online privacy

Media Measurement in the Data Privacy Era

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The industry has had time to prepare for the deprecation of third-party cookies. What is more uncertain, though, is the broader future of data privacy and effective media measurement.

Marketers need to understand how to gather and leverage consumer data on the fly and according to protocol. Gartner forecasts increasing regulations will lead to more than one million organizations appointing a privacy officer by the end of 2022, a signal that now is the time to get serious about media measurement in the privacy era.

Let’s explore some simple tips to revamp media measurement strategies based on data privacy best practices.

Procure valuable first-party data

We are living in a new era — one in which sentiments and buying behaviors are changing across nearly every industry vertical. With that, it is critical for marketers to be harnessing first-party data.

But it goes beyond just gathering the data. First-party data has no real value to marketers if they don’t know how to put it to use. Marketers must also invest in understanding how to actually use the data to inform strategy.

Brands have relied on market research to better inform their strategies for years, and now it can serve as an excellent source of first-party data. Through research technology, or ResTech, marketers can ethically collect first-party data that allows them to pinpoint shifting sentiments and capture how their target demographic is feeling at any given moment. Additionally, the direct relationship with the individual naturally enables those providing information to give permission for their data to be collected and for brands to describe how the data will be used. 

When third-party cookies aren’t an option anymore, sourcing and integrating first-party data sets will be vital to a successful and compliant marketing strategy. Brands that do not capture, track, and analyze actionable customer data intelligence effectively are operating in a vacuum and will likely alienate their target audiences over time.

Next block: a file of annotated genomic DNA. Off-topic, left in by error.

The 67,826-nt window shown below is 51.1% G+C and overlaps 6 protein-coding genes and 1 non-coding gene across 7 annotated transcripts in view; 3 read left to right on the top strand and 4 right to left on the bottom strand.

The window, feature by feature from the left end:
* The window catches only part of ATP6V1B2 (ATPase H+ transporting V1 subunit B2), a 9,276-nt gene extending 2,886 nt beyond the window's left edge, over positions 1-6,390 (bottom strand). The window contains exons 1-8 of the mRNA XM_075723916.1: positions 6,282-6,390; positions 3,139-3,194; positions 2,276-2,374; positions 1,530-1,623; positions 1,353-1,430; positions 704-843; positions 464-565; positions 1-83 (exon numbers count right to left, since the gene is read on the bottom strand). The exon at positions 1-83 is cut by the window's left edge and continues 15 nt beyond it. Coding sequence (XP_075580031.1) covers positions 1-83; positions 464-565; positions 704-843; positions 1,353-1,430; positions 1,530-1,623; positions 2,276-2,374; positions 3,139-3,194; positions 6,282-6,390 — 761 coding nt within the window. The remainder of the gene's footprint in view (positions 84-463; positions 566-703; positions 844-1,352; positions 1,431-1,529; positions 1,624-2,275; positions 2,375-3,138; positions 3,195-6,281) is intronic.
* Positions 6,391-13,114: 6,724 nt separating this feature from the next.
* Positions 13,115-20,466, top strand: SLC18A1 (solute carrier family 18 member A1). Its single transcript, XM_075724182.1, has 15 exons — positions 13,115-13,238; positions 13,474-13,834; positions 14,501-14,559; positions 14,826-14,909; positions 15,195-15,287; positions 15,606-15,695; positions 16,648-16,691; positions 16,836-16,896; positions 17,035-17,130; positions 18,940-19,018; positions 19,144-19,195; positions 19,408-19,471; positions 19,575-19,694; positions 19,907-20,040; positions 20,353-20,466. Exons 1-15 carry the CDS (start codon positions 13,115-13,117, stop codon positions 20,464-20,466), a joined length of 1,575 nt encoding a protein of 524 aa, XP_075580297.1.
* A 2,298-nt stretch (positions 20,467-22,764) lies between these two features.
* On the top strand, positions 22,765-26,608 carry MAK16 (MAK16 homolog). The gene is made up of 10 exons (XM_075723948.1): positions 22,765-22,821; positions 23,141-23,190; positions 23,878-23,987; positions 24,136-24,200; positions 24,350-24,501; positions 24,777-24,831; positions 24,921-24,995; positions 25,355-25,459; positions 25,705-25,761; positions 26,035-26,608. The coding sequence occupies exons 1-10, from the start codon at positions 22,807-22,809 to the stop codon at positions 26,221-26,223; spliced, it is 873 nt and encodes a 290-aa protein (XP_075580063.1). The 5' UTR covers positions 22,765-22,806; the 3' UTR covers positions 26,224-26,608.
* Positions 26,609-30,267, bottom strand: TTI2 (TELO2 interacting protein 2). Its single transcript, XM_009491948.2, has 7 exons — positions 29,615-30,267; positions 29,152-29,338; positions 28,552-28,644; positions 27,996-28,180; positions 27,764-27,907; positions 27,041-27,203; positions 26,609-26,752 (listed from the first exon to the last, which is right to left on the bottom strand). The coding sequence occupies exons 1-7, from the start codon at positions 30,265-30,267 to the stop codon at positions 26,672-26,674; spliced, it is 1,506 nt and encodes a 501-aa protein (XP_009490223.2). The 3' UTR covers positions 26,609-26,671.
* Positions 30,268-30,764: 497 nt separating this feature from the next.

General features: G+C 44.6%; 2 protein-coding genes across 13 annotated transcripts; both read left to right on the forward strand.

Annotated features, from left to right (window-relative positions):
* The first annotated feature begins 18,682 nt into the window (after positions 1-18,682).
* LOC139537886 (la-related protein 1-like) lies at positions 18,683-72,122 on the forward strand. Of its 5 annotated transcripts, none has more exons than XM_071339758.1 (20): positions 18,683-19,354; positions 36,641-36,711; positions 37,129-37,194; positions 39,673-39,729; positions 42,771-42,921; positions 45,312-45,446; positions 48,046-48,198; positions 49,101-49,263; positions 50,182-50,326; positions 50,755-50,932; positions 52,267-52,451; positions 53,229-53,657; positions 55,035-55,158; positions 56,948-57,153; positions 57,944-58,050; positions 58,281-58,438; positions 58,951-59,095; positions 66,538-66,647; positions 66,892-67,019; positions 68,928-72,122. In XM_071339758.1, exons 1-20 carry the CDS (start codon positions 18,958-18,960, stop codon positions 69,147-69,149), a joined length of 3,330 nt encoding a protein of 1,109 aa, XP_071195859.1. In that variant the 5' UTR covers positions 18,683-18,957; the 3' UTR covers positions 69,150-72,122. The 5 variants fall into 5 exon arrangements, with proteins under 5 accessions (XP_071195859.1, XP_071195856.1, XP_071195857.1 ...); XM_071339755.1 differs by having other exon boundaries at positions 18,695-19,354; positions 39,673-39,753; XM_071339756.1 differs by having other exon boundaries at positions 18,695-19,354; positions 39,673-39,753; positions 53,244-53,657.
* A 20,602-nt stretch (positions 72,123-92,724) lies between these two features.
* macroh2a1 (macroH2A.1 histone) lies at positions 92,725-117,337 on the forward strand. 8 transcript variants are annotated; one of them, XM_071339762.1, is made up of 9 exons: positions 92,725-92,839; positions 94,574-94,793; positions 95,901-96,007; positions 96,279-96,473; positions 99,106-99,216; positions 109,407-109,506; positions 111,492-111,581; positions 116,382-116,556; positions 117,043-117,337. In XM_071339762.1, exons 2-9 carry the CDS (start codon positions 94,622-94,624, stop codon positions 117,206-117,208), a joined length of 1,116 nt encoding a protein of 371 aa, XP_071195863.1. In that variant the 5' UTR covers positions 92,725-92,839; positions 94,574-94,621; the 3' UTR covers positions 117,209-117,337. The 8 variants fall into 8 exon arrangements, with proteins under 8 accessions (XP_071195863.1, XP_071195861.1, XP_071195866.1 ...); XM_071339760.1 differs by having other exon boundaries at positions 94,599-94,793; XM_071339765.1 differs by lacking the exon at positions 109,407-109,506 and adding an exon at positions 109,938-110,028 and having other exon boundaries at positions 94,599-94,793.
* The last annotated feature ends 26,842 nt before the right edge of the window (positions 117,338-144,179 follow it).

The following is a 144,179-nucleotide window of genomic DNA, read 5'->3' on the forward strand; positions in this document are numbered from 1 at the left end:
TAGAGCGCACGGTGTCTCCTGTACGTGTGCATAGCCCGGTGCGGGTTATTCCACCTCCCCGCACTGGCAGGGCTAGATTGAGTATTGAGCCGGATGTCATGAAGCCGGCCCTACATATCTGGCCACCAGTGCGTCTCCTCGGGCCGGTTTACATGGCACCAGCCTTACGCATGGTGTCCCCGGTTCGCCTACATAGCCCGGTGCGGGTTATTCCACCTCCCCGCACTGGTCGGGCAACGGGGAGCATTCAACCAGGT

Use direct integrations to reduce reliance on third-party identifiers

This is the most critical piece of advice. Now is the time for brand marketers to consider building a system of direct, first-party integrations for media measurement. This can be accomplished by working with a variety of ad platforms and media companies as partners to understand how data is being exchanged.

Direct, server-to-server integrations enable more complete, accurate, and controlled data, which helps brands deliver an improved, privacy-first experience for consumers. Signals indicating consent and subsequent withdrawals of consent should be passed by and among all parties in the ecosystem, given that server-to-server integrations are necessarily technology based. Then, each party in the ecosystem, including advertisers and agencies, publishers, and adtech participants, should take action on those signals received.

No brand can establish its role in this new privacy-forward era alone. Smart brands will form a network of trusted partnerships with other marketers and media platforms. This circle of trust will ultimately lead to deeper data insights while also ensuring an added layer of data compliance through privacy regulations, opt-outs, and delete requests. 

The future of data privacy and the shift to first-party data solutions feels long overdue; it can also feel frustrating. But it doesn’t have to feel that way. Try to view the shift as an opportunity to build trust rather than as an unwelcome obstacle. Once we get this right, the benefits for brands and customers alike will be clear. 

Pauline Wen is General Counsel and Chief Privacy Officer at Lucid.